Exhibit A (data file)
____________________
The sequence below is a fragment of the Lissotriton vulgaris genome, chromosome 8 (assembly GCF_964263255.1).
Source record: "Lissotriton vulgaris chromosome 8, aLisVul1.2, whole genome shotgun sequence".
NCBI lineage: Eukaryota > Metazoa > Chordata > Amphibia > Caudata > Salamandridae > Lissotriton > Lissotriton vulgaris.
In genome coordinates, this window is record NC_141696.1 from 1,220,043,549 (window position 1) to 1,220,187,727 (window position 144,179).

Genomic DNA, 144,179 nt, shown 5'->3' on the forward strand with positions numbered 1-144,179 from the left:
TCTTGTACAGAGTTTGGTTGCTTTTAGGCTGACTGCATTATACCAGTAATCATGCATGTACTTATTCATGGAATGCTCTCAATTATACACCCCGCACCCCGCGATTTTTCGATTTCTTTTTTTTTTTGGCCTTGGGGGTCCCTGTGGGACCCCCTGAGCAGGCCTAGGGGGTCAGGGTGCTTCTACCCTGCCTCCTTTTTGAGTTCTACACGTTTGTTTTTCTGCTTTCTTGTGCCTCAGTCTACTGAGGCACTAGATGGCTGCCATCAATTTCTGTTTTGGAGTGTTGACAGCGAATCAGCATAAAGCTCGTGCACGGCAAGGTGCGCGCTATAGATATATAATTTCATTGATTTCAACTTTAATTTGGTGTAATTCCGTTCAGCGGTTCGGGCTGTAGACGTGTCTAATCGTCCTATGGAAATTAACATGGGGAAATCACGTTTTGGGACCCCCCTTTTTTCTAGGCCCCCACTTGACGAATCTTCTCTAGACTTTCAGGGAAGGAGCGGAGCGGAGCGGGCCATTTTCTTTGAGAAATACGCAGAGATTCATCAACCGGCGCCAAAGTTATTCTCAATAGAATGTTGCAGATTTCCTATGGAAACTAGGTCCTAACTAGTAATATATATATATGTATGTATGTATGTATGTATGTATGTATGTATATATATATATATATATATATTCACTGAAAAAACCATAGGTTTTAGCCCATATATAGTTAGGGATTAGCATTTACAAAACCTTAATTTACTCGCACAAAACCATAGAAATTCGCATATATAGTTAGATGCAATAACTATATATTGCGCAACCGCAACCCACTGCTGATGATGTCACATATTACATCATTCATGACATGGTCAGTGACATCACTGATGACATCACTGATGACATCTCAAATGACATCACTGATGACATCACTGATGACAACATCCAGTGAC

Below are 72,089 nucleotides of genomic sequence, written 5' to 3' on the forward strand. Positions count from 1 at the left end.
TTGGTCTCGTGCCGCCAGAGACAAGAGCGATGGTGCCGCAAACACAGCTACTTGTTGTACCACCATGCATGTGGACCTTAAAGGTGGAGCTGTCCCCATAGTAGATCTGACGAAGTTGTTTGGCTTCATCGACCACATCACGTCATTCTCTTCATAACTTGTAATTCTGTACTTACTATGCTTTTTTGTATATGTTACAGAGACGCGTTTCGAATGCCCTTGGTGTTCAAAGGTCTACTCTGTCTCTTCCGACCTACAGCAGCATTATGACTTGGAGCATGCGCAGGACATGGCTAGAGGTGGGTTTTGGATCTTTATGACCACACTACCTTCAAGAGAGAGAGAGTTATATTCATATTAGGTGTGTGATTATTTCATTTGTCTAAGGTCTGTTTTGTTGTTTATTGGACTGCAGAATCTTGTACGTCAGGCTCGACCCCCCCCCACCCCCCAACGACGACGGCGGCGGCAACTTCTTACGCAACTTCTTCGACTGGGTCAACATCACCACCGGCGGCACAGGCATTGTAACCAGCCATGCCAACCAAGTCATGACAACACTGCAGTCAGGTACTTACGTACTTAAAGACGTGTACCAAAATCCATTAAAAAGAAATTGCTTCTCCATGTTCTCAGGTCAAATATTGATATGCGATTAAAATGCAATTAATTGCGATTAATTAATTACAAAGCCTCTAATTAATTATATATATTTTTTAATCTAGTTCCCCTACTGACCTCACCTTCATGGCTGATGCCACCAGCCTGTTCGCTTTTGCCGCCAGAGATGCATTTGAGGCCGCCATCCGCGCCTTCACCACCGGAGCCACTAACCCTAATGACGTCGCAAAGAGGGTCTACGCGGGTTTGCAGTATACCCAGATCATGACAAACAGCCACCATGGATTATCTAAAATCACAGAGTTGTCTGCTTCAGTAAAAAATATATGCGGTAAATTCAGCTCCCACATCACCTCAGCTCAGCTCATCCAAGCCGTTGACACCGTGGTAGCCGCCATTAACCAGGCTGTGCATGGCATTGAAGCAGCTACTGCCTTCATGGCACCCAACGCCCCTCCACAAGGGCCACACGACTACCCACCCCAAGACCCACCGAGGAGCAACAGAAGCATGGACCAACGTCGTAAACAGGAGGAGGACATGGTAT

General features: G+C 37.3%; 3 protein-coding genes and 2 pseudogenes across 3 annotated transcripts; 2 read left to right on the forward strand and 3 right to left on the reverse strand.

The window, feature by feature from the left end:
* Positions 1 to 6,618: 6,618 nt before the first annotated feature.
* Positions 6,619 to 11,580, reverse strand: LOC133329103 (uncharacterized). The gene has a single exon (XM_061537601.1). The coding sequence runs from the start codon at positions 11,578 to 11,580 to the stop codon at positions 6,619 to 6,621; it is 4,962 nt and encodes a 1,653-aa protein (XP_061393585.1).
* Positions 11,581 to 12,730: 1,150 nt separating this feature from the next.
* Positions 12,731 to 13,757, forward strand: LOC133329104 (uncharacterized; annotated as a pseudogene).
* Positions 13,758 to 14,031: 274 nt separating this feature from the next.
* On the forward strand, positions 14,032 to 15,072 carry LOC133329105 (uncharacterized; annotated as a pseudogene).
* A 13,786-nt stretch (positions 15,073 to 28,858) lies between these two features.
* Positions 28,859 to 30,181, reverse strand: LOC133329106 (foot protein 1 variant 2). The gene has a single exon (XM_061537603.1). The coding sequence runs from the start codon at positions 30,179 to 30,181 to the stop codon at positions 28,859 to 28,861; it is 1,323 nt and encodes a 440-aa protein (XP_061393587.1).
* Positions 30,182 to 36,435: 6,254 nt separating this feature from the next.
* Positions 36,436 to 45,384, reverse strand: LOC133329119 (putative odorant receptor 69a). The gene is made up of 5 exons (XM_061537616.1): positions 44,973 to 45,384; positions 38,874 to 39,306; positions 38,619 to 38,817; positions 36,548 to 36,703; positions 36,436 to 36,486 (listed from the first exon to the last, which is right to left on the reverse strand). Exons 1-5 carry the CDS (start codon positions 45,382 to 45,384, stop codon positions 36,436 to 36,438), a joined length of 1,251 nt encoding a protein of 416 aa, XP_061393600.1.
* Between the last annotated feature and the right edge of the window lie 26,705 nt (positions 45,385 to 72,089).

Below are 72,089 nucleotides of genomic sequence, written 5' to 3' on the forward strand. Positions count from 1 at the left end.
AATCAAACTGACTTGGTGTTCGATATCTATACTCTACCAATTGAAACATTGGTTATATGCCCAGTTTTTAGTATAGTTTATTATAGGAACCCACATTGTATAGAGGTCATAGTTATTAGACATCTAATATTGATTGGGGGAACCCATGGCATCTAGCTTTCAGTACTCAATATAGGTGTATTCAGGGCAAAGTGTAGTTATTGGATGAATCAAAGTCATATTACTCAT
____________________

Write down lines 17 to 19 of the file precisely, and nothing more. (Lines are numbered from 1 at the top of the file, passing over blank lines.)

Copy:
* A 13,786-nt stretch (positions 15,073 to 28,858) lies between these two features.
* Positions 28,859 to 30,181, reverse strand: LOC133329106 (foot protein 1 variant 2). The gene has a single exon (XM_061537603.1). The coding sequence runs from the start codon at positions 30,179 to 30,181 to the stop codon at positions 28,859 to 28,861; it is 1,323 nt and encodes a 440-aa protein (XP_061393587.1).
* Positions 30,182 to 36,435: 6,254 nt separating this feature from the next.